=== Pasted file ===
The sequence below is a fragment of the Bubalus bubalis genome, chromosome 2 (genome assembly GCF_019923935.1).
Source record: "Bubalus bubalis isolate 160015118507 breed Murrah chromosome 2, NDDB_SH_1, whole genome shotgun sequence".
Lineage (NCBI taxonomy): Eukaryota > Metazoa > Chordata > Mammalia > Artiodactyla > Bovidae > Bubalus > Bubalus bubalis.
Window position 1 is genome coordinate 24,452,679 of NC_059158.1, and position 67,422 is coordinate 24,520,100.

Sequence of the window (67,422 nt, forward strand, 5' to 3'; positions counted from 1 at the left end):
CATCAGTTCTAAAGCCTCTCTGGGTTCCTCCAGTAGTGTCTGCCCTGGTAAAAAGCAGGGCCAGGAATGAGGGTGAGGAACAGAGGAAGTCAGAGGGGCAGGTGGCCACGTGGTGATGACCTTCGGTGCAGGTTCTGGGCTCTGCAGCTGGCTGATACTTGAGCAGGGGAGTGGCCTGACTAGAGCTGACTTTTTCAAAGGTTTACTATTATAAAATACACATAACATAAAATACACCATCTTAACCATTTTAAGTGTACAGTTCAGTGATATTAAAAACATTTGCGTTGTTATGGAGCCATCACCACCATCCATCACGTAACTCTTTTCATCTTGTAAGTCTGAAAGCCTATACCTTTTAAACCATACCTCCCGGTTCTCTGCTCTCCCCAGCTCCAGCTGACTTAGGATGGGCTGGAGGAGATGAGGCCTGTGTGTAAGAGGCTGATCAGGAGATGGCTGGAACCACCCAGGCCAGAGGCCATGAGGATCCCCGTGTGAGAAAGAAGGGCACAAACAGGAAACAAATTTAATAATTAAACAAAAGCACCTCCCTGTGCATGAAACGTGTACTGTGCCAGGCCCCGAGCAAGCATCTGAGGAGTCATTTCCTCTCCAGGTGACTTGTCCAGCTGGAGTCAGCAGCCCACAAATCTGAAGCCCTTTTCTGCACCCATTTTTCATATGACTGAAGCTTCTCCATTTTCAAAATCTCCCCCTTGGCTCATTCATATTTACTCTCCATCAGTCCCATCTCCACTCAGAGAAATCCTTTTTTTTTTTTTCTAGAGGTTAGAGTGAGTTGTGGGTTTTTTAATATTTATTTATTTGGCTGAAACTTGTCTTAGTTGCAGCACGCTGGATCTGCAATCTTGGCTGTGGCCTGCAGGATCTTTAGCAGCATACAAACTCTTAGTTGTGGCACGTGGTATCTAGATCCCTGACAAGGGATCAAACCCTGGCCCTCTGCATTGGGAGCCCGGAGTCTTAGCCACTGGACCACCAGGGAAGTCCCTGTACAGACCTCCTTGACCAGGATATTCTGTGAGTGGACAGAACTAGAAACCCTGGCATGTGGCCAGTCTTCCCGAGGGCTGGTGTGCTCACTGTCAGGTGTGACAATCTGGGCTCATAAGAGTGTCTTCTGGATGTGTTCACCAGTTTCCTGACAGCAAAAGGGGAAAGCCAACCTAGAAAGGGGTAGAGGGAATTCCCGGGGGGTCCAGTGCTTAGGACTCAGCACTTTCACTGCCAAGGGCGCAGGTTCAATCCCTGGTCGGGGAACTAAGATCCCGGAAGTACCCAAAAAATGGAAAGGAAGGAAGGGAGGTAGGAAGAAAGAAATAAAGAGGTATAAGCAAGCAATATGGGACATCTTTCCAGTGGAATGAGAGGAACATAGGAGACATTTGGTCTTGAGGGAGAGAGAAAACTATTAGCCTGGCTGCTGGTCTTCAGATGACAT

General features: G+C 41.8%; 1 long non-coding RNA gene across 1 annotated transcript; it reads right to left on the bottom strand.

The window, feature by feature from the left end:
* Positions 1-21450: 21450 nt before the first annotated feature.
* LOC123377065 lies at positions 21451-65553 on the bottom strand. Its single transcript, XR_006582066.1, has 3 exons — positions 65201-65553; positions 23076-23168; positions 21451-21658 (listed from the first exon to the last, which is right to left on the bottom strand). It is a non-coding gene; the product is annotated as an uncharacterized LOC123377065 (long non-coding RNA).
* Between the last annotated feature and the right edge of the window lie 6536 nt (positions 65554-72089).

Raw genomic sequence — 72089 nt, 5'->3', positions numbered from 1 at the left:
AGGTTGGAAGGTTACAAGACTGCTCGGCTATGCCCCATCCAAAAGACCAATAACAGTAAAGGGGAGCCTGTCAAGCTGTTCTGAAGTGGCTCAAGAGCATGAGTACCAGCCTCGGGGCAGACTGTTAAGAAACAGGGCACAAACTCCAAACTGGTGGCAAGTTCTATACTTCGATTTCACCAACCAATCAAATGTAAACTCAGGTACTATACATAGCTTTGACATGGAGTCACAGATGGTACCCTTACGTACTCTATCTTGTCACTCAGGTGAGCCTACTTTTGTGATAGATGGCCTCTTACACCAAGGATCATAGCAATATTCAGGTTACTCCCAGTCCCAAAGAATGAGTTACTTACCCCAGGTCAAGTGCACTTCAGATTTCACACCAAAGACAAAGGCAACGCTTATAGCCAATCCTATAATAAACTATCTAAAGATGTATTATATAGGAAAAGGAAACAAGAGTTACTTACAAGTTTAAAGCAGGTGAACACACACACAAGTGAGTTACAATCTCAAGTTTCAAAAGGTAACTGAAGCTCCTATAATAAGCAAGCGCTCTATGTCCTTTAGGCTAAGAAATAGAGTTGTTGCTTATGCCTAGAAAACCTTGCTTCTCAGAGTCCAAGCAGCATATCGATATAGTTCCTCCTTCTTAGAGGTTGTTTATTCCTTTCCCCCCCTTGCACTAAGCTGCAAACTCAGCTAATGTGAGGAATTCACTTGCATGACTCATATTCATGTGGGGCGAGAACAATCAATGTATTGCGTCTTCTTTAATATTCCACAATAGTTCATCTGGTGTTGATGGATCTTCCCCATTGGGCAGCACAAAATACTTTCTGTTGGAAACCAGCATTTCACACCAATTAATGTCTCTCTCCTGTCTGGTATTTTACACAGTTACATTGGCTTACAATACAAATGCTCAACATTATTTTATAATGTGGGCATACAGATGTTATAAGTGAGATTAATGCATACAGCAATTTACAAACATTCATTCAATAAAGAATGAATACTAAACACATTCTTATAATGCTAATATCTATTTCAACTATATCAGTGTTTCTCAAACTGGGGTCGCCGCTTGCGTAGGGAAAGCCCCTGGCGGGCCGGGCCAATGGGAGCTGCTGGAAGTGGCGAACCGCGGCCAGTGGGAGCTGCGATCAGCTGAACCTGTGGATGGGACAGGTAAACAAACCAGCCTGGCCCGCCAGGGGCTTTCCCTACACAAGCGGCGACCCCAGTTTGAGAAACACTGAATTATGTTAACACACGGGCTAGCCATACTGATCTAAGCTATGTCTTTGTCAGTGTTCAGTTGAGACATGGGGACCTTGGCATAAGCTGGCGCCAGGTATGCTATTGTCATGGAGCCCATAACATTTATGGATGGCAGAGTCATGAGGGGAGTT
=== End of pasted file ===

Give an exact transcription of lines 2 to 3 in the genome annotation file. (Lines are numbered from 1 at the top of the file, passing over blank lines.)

Source record: "Bubalus bubalis isolate 160015118507 breed Murrah chromosome 2, NDDB_SH_1, whole genome shotgun sequence".
Lineage (NCBI taxonomy): Eukaryota > Metazoa > Chordata > Mammalia > Artiodactyla > Bovidae > Bubalus > Bubalus bubalis.